An astounding spell to defend 10 runs in a Super Over: check. Dismiss the likes of David Warner, Andre Russell and Virat Kohli in pressure situations: check. Get three wickets in an over and finish with your career-best T20 figures: check.
This season, Kagiso Rabada seems well-placed to conquer the IPL frontier.
Three years ago, with his relentless pace and sharp bowling, a 20-year-old Rabada was one of those exciting bowlers the world couldn't get enough of. By 2016, he looked set to be an all-format star for South Africa, and was touted as the future leader of their pace attack. He looked primed for an IPL deal then, but opted for a county stint with Kent instead. "He's still got loads of years to play in the IPL," his national captain Faf du Plessis had said of his move.
A middling performance in the T20 World Cup that year was followed by an impressive county season, and some scintillating Test and ODI performances. An IPL deal soon came calling, with Delhi Daredevils (now Capitals) scooping him up for INR 5 crore (nearly 10-million Rand) for the 2017 season, turning Rabada into an overnight millionaire.
But for someone who came with a big reputation and deeds to match, Rabada's performances in IPL 2017 were below-par. In his first outing in the tournament, he contributed more with the bat than the ball. In six innings that season, he finished with just six wickets. For someone whose death-bowling skills were raved about, his numbers at that phase were particularly unimpressive, with just two wickets at an economy rate of 11 and an average of 40.5. His chance at redemption in the tournament in 2018 was stalled due to an injury.
Rabada has now come back to the IPL, having added 157 more international wickets and further top honours since that 2017 season. And in IPL 2019, he already has 11 wickets in six games, and is currently on top of the bowling charts. Even better are his figures at the death, where he's picked 10 wickets at an economy of 8.65. These numbers are a testament to the "world-class" tag he's been carrying around for the last few years. And that's not counting the memorable Super Over against Russell, and Kolkata Knight Riders, where he bowled six yorkers while successfully defending 10 runs.
How does he do it? If you ask Rabada, it's not that difficult - apparently.
"A yorker can be a high-pressure delivery but it's really very simple," Rabada says. "All you have to do is practise it - as simple as that. A yorker is an effort ball, definitely, because you are trying to spear it in, in the first six to beat the batter for pace. But I wouldn't say that it is too energy-sapping. I don't think so. It's like bowling a good-length ball at a good intensity. You just bowl the yorker at a good intensity."
But despite the 'simplicity' of yorkers, Rabada showed the quality the best bowlers have: adapting to conditions. On a two-paced pitch at the M Chinnaswamy Stadium on Sunday, he opted for slower balls and cutters, eschewing his affinity for the fast and straight balls.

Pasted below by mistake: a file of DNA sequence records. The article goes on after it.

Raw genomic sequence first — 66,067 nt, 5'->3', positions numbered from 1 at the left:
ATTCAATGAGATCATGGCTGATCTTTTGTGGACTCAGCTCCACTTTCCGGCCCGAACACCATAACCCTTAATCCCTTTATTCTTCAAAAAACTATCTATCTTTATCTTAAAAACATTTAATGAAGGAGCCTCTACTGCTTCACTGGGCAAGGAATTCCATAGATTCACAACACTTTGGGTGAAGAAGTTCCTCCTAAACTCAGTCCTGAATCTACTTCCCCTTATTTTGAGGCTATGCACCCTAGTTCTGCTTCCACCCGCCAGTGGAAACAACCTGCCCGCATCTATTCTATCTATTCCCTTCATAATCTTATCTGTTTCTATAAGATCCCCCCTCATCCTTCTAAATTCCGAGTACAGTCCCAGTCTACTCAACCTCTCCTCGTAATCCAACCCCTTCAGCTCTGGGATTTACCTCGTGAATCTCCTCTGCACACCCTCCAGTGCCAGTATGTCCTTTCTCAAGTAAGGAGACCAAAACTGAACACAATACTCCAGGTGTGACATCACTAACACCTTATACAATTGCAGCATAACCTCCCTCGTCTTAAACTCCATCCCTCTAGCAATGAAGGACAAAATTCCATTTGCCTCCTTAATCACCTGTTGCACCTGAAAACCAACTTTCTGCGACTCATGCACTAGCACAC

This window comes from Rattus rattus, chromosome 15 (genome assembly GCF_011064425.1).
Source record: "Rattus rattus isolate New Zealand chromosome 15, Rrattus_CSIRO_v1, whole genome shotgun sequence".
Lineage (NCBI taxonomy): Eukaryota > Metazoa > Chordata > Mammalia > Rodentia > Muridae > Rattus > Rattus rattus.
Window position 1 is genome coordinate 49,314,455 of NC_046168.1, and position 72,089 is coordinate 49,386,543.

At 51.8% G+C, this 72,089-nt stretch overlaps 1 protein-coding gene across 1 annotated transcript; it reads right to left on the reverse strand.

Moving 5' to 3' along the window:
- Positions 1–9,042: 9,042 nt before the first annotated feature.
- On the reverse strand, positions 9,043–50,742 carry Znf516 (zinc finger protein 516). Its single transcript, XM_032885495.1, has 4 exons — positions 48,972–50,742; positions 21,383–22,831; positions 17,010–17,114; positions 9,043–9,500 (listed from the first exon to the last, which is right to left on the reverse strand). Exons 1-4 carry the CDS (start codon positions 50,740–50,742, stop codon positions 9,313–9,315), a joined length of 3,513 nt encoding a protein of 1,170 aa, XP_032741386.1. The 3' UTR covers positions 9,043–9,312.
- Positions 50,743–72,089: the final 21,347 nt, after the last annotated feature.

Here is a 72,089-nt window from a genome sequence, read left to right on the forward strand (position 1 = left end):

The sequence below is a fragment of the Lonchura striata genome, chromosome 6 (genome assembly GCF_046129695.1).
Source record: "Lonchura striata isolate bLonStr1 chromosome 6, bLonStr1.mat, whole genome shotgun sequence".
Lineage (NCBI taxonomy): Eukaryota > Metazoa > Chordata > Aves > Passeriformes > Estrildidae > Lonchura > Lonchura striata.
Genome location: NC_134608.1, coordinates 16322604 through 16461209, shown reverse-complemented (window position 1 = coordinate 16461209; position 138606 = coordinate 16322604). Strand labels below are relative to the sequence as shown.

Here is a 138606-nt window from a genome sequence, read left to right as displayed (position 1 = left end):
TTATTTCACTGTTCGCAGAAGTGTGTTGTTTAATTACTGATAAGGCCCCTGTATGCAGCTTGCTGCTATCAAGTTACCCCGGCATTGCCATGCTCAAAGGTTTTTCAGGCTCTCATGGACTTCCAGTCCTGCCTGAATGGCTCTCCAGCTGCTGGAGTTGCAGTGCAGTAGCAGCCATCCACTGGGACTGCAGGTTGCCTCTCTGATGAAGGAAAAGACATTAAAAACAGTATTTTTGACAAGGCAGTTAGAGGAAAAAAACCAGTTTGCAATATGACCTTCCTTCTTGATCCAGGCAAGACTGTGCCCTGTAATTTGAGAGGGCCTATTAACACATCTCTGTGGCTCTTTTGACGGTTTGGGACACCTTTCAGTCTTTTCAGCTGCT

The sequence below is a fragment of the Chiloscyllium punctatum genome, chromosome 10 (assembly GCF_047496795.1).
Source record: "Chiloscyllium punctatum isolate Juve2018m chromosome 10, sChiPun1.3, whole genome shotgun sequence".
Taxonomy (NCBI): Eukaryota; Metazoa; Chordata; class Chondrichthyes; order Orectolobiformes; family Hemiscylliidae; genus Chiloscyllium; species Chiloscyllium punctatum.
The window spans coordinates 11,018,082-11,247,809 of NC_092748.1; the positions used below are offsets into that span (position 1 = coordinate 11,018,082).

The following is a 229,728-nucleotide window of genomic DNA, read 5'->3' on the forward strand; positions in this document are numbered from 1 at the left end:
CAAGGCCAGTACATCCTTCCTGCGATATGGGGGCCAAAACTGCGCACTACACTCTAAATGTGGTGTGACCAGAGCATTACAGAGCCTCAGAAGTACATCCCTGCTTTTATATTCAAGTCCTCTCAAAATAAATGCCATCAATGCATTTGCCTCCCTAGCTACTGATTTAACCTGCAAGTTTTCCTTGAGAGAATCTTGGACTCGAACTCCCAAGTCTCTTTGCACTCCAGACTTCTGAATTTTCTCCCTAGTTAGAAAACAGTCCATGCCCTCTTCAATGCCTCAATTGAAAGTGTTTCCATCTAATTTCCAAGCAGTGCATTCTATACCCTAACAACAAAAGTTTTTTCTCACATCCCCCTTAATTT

"This was a quick and bouncy wicket, similar to Mumbai. It was stopping a little bit," he said. "But it wasn't bad for the batsmen to play on. Coming to India, not all pitches are cliche Indian wickets here. Of course, there is turn, which means you can use your slower balls because they can grip. All in all, when playing in India, you know there's dry conditions, so you have to use your cutters because they work."
After clocking upwards of 145 kmph in the first two deliveries he bowled, he had AB de Villiers hole out to a well-disguised slower ball. He almost got Kohli at the end of the eighth over when the Royal Challengers' captain had mistimed a pull off a pacy short one, with the ball looping off the toe-end of the bat just above Rabada and falling safely behind him. He wouldn't be denied for long though, and the very next ball that Kohli faced off Rabada - the start of the 18th over - he was out. Rabada followed that up with the wickets of Akshdeep Nath and Pawan Negi in the same over - both removed by the short ball - to finish his destructive spell.
"It's always gold to get wickets in T20 cricket," he said. "All you try and do is get the ball in a good area, whatever ball you're trying to bowl, (try to ensure that) the batsman is going to make the mistake. You're not actually trying to get the batter out. You try to see where he's trying to score first of all. He has to take the risk especially in the 18th over. It helps with all the analysis and reading the play at the moment, but things just happened for me. Another time, they could've taken six ones and it would have been a different game. But in T20 cricket you want to get wickets and it happened for me that over. All I tried to do was to keep it simple."
In a year when his team are aiming to turn everything around - they started with the name and hope to end with vastly different results than they've got in seasons past - Rabada's ability to get the best out of himself and churn out match-winning spells will be crucial for Capitals.